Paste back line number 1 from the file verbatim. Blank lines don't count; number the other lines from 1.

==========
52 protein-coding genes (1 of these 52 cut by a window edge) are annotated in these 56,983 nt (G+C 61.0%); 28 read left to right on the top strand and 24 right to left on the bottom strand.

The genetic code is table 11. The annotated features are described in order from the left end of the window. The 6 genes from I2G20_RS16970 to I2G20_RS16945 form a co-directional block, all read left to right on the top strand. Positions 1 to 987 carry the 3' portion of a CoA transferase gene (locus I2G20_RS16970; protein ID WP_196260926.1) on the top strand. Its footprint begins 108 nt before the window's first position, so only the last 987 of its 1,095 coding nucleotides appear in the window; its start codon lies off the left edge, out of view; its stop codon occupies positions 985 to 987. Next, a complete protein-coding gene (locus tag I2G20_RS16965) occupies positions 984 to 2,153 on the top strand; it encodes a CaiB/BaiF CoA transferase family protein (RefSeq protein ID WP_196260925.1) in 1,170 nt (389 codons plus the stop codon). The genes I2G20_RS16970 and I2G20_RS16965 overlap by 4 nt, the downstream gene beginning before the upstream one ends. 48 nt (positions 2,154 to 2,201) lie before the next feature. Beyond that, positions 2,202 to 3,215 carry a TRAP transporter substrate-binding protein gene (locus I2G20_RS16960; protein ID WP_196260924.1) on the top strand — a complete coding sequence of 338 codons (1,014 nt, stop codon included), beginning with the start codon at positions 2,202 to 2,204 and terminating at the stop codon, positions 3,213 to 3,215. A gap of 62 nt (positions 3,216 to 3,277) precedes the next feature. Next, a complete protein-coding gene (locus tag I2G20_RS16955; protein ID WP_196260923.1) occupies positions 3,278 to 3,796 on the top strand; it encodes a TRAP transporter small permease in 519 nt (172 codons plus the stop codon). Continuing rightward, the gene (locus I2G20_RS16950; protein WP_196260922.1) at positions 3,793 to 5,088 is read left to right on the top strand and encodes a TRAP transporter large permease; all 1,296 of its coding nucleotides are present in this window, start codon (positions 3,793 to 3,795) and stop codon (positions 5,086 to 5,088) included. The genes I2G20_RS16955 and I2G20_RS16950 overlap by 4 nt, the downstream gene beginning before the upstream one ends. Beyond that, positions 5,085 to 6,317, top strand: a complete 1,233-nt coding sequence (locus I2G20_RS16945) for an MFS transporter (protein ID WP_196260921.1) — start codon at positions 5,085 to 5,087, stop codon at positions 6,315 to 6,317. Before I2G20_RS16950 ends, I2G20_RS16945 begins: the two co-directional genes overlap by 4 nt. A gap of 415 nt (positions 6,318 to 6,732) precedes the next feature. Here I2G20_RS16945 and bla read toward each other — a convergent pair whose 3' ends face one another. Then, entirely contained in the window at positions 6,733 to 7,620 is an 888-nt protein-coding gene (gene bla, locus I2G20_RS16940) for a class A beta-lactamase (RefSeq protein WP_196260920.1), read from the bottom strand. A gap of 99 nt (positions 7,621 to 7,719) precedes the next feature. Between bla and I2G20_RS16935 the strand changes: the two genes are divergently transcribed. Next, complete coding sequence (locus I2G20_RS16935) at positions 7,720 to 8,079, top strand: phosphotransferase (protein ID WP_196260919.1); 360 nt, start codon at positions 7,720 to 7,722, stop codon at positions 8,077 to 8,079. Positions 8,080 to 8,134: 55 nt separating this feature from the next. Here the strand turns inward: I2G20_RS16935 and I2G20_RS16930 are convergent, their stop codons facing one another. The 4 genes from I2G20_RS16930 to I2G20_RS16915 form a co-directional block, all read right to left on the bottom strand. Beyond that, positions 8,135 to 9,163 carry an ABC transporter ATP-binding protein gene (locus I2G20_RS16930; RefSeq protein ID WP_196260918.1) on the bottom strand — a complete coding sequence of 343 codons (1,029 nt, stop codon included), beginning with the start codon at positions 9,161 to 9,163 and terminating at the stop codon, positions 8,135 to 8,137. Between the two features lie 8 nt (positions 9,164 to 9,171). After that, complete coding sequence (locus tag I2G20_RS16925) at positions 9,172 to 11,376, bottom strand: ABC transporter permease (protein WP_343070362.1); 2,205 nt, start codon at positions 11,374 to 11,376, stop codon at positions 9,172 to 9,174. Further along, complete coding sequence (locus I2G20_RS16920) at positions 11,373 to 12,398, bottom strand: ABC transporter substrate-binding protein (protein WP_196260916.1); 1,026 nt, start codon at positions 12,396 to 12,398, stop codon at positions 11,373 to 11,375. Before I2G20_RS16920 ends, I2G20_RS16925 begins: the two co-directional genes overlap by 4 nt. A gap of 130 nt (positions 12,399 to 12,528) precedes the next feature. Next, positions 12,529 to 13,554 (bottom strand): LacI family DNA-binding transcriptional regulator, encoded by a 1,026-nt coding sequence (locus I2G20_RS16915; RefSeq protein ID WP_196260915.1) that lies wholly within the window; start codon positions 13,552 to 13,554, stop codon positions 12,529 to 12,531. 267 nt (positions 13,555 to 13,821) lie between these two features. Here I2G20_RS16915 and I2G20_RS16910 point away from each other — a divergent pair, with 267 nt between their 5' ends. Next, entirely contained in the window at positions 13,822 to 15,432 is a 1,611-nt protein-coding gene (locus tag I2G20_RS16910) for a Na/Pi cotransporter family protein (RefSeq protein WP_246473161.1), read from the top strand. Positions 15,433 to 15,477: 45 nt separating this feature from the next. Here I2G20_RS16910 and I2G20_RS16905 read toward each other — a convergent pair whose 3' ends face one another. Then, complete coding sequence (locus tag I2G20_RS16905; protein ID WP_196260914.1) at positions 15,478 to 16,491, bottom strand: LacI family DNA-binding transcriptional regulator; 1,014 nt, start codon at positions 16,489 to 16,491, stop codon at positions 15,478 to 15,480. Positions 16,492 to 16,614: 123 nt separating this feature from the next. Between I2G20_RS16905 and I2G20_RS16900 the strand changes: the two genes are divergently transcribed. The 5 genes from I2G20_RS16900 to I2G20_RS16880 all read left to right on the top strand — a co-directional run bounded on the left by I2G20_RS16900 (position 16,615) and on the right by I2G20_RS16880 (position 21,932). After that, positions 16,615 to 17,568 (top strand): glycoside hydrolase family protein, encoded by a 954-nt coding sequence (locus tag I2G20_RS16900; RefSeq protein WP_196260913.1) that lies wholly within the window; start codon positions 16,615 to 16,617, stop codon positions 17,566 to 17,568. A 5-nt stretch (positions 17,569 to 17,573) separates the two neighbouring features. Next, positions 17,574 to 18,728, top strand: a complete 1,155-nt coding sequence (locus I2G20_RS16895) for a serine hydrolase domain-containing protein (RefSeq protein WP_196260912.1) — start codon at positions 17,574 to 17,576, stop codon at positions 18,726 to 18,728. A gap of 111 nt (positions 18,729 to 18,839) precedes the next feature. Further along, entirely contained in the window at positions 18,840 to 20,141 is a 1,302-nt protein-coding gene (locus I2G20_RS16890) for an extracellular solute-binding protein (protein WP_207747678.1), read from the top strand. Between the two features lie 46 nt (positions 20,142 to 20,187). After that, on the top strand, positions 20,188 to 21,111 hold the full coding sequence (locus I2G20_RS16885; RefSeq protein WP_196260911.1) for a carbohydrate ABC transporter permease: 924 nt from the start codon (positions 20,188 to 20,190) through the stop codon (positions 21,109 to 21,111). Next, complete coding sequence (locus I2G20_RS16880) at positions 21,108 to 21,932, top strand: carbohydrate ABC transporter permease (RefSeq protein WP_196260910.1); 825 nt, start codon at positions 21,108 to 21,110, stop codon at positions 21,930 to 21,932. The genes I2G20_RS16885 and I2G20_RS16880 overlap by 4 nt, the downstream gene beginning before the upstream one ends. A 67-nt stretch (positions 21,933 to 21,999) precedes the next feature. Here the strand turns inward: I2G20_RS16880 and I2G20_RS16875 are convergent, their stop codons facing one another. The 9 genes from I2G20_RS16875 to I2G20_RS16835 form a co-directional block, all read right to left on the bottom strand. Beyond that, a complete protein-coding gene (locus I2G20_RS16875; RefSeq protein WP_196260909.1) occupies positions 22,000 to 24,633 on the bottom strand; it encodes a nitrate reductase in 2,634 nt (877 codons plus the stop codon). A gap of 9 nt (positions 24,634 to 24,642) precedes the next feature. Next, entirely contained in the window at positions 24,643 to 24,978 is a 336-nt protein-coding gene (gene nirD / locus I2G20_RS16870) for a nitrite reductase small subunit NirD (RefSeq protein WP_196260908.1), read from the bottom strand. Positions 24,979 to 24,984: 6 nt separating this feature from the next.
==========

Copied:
52 protein-coding genes (1 of these 52 cut by a window edge) are annotated in these 56,983 nt (G+C 61.0%); 28 read left to right on the top strand and 24 right to left on the bottom strand.